If you ever want to completely despair over Canada’s rapidly receding tolerance, simply read the comments section of any Internet news site. It takes a special breed to become a commenter – a special breed with “special” spelling and grammar skills.
“Why then dont [sic] you tighten the borders. I t [sic] would be cheaper than paying out in welfare to them after thay [sic] arrive here.???????” wrote one commenter recently, referring to a story on Yahoo! Canada about illegal Roma immigrants and simultaneously redefining the phrase “Yahoo Canada.”
“Gypsy trouble again-Not happy to live on Welfare in E.U. only, time to Scam Canada Again. No more ‘Refugee Roma’!” wrote JimM, which may either be his first name and last initial or early signs of Tourette’s.
The article referred to the sudden wave of Roma people from Europe who have crossed the Canadian border illegally at or near Stanstead and have gone on to claim refugee status. As such, they can draw social assistance and other benefits, even if their claims are subsequently rejected.
The article sites a report by Canadian Border Services Agency (CBSA) declaring that these claims are “possibly” for financial gain and that “each failed refugee claimant costs Canada approximately $50,000. Based on the number of claimants from Hungary in 2011, these individuals alone could potentially cost Canada approximately $222,100,000.”
Forget for a moment that the understaffed, under-resourced CBSA “potentially” has plenty to gain by playing up these figures. Instead, let’s go back to the commenters. If you can get beyond the punctuation and the redness of their necks, the implied gripe behind the anti-immigrant stance of these pea-brained pundits is that Roma “degenerates” (honest to God!) are taking precious tax dollars directly out of their pockets – assuming, of course, that the commenters are actually wearing pants.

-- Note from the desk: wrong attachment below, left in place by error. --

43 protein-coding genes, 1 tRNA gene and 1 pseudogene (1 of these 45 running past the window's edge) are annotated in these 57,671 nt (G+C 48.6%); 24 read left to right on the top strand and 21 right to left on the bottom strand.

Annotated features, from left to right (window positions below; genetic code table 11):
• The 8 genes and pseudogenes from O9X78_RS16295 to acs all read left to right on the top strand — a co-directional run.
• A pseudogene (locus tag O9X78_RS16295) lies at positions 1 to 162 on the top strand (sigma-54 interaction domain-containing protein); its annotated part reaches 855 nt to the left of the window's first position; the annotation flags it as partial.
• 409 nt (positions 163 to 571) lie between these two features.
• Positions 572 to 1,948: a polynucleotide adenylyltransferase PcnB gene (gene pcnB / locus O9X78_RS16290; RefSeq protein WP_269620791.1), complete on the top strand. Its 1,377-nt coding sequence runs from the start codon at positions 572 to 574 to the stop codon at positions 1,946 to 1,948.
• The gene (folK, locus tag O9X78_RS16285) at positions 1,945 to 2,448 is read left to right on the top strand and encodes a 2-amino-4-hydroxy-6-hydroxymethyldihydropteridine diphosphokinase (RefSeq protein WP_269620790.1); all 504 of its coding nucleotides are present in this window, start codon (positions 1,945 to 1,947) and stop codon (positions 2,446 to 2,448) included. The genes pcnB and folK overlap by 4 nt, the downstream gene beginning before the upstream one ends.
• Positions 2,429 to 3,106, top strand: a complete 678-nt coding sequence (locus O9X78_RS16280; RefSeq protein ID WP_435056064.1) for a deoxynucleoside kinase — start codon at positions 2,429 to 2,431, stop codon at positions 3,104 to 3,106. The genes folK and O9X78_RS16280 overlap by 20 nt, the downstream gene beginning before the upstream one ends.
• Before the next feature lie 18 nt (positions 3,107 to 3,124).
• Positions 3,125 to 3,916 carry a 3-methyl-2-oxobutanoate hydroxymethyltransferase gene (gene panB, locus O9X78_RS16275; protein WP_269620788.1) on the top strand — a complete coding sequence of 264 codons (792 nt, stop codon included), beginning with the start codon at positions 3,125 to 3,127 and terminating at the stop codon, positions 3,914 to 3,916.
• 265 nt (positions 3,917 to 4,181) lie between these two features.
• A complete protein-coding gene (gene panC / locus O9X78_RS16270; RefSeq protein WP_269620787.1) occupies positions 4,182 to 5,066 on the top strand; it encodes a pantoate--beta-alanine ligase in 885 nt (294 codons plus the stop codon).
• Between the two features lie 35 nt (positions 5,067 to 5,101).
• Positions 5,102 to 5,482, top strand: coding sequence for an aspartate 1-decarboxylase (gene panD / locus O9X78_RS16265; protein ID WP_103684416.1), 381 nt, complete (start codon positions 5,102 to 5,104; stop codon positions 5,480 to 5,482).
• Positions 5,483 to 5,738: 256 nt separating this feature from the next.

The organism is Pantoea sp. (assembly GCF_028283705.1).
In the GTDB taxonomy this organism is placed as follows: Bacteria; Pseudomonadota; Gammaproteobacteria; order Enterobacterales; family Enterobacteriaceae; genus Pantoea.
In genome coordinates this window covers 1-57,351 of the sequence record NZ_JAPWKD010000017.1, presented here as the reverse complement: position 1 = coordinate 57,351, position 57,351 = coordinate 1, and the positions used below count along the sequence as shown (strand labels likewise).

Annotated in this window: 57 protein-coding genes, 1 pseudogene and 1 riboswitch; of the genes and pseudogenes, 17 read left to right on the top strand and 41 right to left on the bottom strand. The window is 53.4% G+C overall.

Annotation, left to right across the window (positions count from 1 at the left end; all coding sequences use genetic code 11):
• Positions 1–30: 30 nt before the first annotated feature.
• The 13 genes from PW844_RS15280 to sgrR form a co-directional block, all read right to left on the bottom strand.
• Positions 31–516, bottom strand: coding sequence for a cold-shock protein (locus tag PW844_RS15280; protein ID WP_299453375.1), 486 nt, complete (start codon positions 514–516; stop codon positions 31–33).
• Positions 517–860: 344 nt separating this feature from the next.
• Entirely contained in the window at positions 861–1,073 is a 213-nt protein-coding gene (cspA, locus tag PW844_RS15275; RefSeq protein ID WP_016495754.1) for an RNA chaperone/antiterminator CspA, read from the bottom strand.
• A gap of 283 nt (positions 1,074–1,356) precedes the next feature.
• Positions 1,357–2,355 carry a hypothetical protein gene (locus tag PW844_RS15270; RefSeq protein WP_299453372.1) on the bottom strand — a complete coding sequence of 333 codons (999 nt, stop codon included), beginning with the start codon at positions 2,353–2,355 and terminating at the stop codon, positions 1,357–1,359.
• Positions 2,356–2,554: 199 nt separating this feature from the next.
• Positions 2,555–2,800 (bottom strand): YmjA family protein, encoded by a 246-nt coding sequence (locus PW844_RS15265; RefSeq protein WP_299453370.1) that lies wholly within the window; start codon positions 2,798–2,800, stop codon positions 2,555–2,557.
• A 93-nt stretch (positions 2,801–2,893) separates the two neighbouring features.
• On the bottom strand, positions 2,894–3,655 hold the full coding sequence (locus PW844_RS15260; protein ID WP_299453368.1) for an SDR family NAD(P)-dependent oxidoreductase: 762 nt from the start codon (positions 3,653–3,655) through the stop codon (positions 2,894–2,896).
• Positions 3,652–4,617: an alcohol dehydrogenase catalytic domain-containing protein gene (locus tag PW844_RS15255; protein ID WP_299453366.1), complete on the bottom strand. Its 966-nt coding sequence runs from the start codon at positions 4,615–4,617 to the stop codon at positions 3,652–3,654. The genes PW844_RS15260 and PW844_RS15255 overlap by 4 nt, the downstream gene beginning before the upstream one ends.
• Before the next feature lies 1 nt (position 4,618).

But let’s also forget the commenters for a moment. (With pleasure!)
I live in Stanstead. It’s a small town. If a stranger walks down Dufferin Street, four out of five people will notice and the fifth will hear about it later from the other four.
So when I walked into the local IGA recently and saw an unfamiliar, dark-complexioned young family – he with long hair, she modestly dressed, the child clinging – I thought to myself, “Just over the border…?”
Could be. Maybe not. I didn’t introduce myself to find out. But if they were Romani, I couldn’t help but wonder: this is what all the fuss is about? These are foreign welfare abusers? And how exactly are they different from our domestically bred welfare abusers? They certainly didn’t act like degenerates. Degenerates generally don’t hang out at IGA, not even in Stanstead.
I then thought, just how many precious tax dollars are these three going to set me back?
I decided to cost it out on the Beer Scale.
Let’s take all those Hungarian claims that CSBA says “could potentially cost” Canadians $221 million. There are approximately 35 million Canadians. That breaks down to $6.30 per Canadian. The average Canadian household is 2.5 people. Total cost of all claimants per household: $15.75 – roughly the equivalent of one case of 12 on the Beer Scale.
It’s actually way cheaper than a case of beer if you happen to live in Alberta or B.C, but don’t tell them that or they’ll be flooding our provincial borders as refugees of ridiculously high beer prices.
When you put them on the Beer Scale, these claims aren’t costing much more than a somewhat hazy Saturday night.
It’s really not a huge sacrifice to provide for people who, though going through illegal channels to get here and perhaps doing so for short-term gain, are without a doubt historically and actively persecuted. “Anti-Roma feeling in many European countries still translates into official policies that result in segregation of Roma from the rest of society, deepening and exacerbating their existing poverty and marginalization,” stated Amnesty International’s Fotis Filippo in an editorial late last month.
The commenters will say that the rule of law must be obeyed (as opposed to the rules of punctuation). But among the ill-founded hysteria and inflammatory rhetoric, it’s important to remember that we are mostly dealing with a misunderstood people simply looking for better lives in Canada.
Of course, show them those Internet comments and I’m sure they’ll be looking elsewhere.